Newton, James among 4 Heisman Trophy finalists

By John Marshall

Associated Press

Published: Monday, Dec. 6 2010 4:29 p.m. MST

Auburn quarterback Cam Newton and Oregon running back LaMichael James will meet up in New York before heading to Arizona for next month's national championship game.

Newton and James have been announced as finalists for the Heisman Trophy and will be joined by Stanford's Andrew Luck and Kellen Moore of Boise State for Saturday's announcement.

Newton overcame a pay-to-play scandal with a superb season on the field, piling up nearly 4,000 combined yards and 49 touchdowns in leading the top-ranked Tigers into the Jan. 10 national championship game.

The dynamic James had more yards and touchdowns than anyone else in FBS, helping the second-ranked Ducks into their first national championship game.

Newton is the front-runner, but the big question is whether voters will look past the pay-to-play scandal involving his father.

Playing for a junior college team in Texas just a year ago, Newton was unparalleled on the field.

This year, too.

At Auburn, he threw for 2,589 yards and 28 touchdowns while running for 1,409 yards and 20 more scores, joining Florida quarterback and former Heisman Trophy winner Tim Tebow as the only FBS players to have 20 touchdowns rushing and passing in a season.

In his final regular-season game. he threw four TD passes and scored two more on the ground in Auburn's 56-17 rout of the 18th-ranked Gamecocks that earned Auburn the SEC championship and a shot at its first national title since 1957.

The knock against Newton is the shenanigans by his father, Cecil.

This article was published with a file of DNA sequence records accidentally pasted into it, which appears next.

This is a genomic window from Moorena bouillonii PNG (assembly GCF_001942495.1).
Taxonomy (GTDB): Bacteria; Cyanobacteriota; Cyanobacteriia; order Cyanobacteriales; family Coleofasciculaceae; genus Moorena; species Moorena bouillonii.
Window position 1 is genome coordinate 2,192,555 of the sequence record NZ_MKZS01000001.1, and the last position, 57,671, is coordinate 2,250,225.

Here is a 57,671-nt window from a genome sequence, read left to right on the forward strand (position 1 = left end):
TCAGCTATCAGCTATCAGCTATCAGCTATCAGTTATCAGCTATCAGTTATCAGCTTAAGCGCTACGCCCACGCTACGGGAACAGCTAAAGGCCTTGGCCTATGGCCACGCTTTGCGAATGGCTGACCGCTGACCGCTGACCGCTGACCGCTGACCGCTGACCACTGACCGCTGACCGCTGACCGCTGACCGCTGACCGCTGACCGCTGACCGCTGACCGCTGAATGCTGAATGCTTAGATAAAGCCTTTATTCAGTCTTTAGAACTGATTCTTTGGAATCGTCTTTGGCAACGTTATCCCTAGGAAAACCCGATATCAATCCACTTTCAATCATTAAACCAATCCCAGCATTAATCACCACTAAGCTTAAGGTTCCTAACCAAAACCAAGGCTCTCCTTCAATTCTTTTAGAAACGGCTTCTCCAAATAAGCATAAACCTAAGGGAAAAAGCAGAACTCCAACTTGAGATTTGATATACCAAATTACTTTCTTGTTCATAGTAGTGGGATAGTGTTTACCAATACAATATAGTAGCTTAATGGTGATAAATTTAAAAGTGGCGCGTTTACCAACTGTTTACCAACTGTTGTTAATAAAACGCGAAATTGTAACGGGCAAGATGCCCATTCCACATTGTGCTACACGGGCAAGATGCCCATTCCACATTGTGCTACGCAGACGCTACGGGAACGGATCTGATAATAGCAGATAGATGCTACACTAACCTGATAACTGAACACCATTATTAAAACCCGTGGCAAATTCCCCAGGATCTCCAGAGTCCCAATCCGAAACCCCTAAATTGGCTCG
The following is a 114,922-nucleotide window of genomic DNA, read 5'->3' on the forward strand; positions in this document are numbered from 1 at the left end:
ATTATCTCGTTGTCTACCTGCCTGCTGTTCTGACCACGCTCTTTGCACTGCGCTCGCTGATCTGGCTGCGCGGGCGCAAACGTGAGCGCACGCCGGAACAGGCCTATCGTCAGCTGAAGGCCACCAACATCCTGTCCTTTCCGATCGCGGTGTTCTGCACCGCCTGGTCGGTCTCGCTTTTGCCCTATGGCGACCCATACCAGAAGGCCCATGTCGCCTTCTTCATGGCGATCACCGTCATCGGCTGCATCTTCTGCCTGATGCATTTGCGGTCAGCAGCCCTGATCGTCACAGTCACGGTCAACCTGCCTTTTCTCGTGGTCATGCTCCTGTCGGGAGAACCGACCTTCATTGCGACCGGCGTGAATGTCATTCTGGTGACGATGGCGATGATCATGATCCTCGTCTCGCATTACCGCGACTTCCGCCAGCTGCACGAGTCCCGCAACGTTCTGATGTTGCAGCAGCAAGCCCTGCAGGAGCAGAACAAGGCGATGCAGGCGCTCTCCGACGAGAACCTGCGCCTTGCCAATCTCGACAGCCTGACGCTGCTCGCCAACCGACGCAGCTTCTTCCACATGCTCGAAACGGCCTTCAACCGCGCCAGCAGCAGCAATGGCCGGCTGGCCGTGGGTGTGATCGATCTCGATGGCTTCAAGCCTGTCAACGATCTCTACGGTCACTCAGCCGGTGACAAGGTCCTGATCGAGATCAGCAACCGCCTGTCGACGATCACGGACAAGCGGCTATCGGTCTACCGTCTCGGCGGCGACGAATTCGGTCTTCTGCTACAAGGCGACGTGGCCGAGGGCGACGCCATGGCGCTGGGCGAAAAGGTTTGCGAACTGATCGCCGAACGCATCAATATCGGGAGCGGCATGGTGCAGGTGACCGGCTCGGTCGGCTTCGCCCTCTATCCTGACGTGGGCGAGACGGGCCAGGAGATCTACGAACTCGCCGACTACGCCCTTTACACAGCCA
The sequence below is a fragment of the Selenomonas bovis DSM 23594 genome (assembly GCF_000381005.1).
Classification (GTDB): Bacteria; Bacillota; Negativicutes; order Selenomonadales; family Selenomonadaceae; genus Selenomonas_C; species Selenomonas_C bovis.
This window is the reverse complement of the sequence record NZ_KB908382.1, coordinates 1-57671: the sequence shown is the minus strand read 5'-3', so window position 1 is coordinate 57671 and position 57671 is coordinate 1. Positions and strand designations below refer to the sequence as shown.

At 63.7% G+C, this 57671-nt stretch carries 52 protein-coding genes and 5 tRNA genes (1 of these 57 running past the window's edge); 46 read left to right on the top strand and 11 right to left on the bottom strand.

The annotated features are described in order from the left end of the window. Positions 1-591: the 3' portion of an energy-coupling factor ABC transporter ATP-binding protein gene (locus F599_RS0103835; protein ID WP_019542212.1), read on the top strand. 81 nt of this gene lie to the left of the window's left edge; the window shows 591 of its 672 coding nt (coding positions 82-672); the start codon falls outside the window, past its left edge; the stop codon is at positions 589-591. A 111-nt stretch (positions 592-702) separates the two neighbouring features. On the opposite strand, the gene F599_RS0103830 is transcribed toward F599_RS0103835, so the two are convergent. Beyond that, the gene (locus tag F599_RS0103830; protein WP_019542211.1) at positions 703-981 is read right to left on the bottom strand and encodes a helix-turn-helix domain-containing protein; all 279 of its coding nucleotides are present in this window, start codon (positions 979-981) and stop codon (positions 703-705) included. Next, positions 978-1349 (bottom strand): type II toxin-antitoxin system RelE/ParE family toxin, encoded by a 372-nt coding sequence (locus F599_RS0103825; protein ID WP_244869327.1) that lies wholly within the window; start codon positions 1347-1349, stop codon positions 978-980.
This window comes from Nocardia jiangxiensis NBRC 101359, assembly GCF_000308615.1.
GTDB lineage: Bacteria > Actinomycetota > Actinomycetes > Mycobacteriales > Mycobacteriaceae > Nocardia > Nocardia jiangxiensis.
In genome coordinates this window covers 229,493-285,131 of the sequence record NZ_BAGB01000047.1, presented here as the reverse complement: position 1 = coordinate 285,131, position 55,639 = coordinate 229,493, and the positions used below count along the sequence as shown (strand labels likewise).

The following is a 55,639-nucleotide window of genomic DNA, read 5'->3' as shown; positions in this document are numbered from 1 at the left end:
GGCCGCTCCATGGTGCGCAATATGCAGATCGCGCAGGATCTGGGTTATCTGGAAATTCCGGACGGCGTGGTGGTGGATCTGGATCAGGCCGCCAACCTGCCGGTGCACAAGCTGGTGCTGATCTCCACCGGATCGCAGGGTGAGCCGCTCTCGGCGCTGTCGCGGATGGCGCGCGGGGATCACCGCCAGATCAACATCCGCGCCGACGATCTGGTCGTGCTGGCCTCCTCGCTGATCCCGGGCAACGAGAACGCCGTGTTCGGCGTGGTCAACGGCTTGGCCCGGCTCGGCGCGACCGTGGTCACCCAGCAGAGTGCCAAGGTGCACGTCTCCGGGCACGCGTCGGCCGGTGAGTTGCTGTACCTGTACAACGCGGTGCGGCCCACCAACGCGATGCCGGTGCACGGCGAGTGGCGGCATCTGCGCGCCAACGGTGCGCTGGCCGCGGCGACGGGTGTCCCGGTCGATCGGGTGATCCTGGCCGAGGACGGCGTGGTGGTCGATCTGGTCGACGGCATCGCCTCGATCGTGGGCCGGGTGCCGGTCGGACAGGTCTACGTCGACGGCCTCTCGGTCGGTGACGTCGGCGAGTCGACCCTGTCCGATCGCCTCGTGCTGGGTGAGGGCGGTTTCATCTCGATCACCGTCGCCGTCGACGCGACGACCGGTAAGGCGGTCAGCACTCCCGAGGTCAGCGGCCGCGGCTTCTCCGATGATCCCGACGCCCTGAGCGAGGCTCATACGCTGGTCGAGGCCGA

The elder Newton was accused of working with the owner of a scouting service to get up to $180,000 for his son to play for at Mississippi State while the quarterback was being recruited out of junior college last year.

The NCAA cleared Cam, saying neither he nor Auburn knew anything about it, but Heisman voters might be leery of another Reggie Bush situation. The 2005 Heisman winner from USC gave back his trophy earlier this year and his school was hit with heavy sanctions after a four-year NCAA investigation determined he was ineligible that season for receiving improper benefits.

If voters steer away from Newton, James could swoop in and become the first Oregon player to win college football's most prestigious individual award.

James was the main cog in Oregon's nearly point-a-minute offense, forcing teams to key on him while the rest of his talented teammates ran all over the field. Oregon led the nation in scoring at nearly 50 points per game and was second in total yards, just a few tenths behind Oklahoma State at 537 yards per game.

Even with the extra attention, James led the nation with 1,682 yards and 21 touchdowns, and his 152 yards per game was nearly 10 more than Connecticut's Jordan Todman in second. He closed out the regular season by gaining 134 yards in Oregon's 37-20 win over rival Oregon State on Saturday that clinched the school's first trip to the national title game.

Luck was second fiddle to Washington's Heisman hopeful Jake Locker to open the season, but quickly established himself as the Pac-10's best quarterback.

The 6-foot-4 junior won a lopsided battle over Locker and his Huskies early in the season and guided the fifth-ranked Cardinal to one of the best seasons in school history. A projected top NFL pick, Luck threw for over 3,000 yards and 28 touchdowns with just seven interceptions while completing 70 percent of his passes for an 11-1 team that earned an Orange Bowl berth.

Moore wasn't much of a Heisman hopeful early in the season, but quickly played his way into the picture while leading the Broncos to the cusp of a BCS bowl berth.

The junior was second in the nation in passer efficiency, throwing for over 3,500 yards with 33 TDs and five interceptions, but his chances took a hit with a loss to Nevada that knocked Boise State out of BCS contention.

Alabama's Mark Ingram, the 2009 Heisman Trophy winner, wasn't much of a factor in his bid to repeat.

The bruising running back missed the first two games after offseason knee surgery and wasn't nearly as dynamic as a year ago, rushing for 816 yards, half his total from a year ago. His team also had its repeat national title hopes fizzle with an early-season loss to South Carolina and later losses to LSU and Newton's Tigers.

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